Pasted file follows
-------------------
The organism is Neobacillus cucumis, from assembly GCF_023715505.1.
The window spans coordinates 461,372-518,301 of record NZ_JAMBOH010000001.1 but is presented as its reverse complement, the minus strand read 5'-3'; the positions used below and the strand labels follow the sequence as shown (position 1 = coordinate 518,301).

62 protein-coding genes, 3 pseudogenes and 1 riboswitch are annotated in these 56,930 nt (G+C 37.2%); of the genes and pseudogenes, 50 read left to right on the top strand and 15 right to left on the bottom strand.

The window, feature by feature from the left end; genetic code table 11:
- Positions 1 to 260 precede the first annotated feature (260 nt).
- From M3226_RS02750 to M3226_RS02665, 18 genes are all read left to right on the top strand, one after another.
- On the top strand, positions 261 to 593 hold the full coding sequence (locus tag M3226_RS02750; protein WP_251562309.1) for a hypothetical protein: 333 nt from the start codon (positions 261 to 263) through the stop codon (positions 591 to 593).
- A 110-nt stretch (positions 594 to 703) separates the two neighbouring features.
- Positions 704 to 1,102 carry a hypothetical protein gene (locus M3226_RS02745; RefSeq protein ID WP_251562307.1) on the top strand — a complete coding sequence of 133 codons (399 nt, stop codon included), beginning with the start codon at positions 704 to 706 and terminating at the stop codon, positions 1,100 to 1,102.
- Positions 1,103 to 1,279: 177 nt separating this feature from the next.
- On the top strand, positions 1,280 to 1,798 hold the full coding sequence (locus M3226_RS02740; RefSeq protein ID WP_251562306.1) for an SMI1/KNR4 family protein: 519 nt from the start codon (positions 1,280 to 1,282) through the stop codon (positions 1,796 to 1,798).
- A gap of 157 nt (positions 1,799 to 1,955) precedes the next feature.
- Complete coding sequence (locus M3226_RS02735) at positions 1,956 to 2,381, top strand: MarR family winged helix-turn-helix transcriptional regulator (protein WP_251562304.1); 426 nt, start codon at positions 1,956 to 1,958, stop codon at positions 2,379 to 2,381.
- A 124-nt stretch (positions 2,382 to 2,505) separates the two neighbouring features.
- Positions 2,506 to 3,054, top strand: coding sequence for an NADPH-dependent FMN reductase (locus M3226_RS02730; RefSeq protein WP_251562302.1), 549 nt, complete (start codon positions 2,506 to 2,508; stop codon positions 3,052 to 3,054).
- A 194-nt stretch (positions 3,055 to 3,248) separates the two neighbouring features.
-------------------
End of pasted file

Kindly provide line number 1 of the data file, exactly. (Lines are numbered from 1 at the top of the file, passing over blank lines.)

The organism is Neobacillus cucumis, from assembly GCF_023715505.1.